Study examines implications of genetic screening for disease that can be less serious, treatable

September 18, 2007

Some couples in Israel whose fetus screened positive for Gaucher disease, which can range from being mild and treatable to being a severe disease, decided to have the pregnancy terminated, raising questions concerning the appropriateness of certain types of genetic screenings, according to a study in the September 19 issue of JAMA.

“Carrier screening can reduce the burden of genetic disease, especially in populations in which specific diseases are common. Although generally performed for severe, untreatable disorders, carrier screening for less serious yet prevalent conditions is also possible, but there is little information on its implications, even though it is likely to become more common,” the authors write.

Gaucher disease (GD) includes three diseases that are due to deficient activity of a certain enzyme. Carrier screening for GD is controversial because common type 1 GD is often asymptomatic and is usually not severe or untreatable, and the test performed does not fully predict disease severity. It is relatively frequent in Ashkenazi Jews, who have been offered screening worldwide and in Israel since 1995.

Shachar Zuckerman, M.Sc., of Shaare Zedek Medical Center, Jerusalem, and colleagues assessed various aspects of GD screening in Israel, including its scope, the screening process and outcomes. Ten Israeli genetic centers provided data on the number of individuals screened for GD, the number of carriers identified, the number of carrier couples identified, and the mutations identified in these couples between January 1995 and March 2003. Carrier couples were interviewed via telephone between January 2003 and August 2004.

The researchers found that GD carrier frequency was 5.7 percent and 83 carrier couples were identified among an estimated 28,893 individuals screened. There were 82 couples at risk for offspring with type 1 GD. Seventy of 82 couples (85 percent) were at risk for asymptomatic or mildly affected offspring and 12 of 82 couples (15 percent) were at risk for moderately affected offspring.

Prenatal diagnosis was performed in 76 percent (68 of 90) pregnancies, and terminations were performed in 25 percent (4 of 16) pregnancies of fetuses with GD (2 fetuses predicted to have asymptomatic or mild GD, and 2 fetuses predicted to have moderate GD). There were significantly fewer pregnancy terminations in couples who in addition to genetic counseling had medical counseling with a GD expert (1 of 13 [8 percent] vs. 3 of 3 with no medical counseling [100 percent]).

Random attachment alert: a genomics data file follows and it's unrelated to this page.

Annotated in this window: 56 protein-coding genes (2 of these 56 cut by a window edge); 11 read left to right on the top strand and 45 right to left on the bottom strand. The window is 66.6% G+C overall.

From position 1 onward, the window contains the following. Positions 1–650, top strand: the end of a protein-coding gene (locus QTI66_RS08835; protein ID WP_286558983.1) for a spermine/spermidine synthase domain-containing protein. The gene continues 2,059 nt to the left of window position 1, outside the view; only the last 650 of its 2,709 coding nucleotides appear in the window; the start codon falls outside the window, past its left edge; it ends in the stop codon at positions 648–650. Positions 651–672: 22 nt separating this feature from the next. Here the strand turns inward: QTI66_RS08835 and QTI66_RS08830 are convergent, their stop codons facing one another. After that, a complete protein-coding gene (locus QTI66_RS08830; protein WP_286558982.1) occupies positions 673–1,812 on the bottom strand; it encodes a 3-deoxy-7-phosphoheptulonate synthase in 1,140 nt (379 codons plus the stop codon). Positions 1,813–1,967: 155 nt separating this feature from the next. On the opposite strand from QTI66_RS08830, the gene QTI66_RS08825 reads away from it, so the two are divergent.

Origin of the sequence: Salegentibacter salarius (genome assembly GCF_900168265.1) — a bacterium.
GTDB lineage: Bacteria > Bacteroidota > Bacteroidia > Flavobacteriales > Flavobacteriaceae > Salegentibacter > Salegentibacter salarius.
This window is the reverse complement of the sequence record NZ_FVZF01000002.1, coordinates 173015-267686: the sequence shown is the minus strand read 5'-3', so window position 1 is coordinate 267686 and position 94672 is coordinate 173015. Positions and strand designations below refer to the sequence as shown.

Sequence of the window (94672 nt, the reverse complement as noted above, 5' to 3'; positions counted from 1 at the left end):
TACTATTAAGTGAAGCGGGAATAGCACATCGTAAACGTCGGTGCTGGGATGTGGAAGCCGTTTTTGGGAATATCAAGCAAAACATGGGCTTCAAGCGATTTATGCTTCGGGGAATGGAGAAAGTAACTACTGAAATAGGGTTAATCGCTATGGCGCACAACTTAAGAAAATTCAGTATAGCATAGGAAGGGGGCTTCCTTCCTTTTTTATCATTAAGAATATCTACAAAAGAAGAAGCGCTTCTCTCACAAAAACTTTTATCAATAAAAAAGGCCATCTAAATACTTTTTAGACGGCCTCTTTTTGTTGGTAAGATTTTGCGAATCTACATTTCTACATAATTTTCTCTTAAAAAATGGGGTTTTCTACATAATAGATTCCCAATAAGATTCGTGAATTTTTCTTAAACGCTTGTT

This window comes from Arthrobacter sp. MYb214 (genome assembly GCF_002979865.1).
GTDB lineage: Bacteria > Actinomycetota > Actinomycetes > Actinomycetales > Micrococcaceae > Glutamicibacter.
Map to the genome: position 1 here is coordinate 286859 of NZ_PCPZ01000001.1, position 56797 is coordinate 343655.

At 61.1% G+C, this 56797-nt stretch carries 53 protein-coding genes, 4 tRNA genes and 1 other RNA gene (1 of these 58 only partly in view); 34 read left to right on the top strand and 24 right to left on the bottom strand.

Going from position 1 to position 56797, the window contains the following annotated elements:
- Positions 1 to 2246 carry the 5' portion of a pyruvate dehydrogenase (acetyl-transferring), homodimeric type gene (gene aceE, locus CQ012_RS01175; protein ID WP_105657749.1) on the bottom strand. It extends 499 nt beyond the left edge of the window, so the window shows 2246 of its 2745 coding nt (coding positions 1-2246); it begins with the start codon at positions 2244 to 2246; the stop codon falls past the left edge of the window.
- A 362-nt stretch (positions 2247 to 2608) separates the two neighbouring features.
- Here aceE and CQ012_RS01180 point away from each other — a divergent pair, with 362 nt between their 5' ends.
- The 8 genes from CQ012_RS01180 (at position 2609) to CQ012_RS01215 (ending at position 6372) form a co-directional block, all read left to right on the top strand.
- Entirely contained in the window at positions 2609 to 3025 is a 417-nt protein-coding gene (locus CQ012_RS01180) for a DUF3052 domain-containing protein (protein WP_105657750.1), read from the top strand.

“With respect to the stated goal of carrier screening programs, the main practical outcome of GD screening was a 66 percent reduction in birth prevalence for moderate type 1 GD, for which the estimated frequency is 1 in 27,000, and a 15 percent reduction in the birth prevalence of asymptomatic or mild type 1 GD for which the estimated frequency is 1 in 1,300. This was achieved through termination of pregnancy of fetuses either treatable or likely to be asymptomatic, and it is debatable whether this represents a true benefit,” the authors write.

“Applying the classic carrier screening paradigm to common, low-penetrance disease leads to inevitable dilemmas, and programs offering such screening should determine whether the true goal is knowledge and presymptomatic risk assessment or pregnancy termination of fetuses with a specified genetic status. Our results suggest that to avoid termination of pregnancies for generally mild conditions, even in a highly educated population, screening programs would require a combination of traditional, nondirective genetic counseling with medical counseling by professionals familiar with the specific diseases.”

Source: JAMA and Archives Journals

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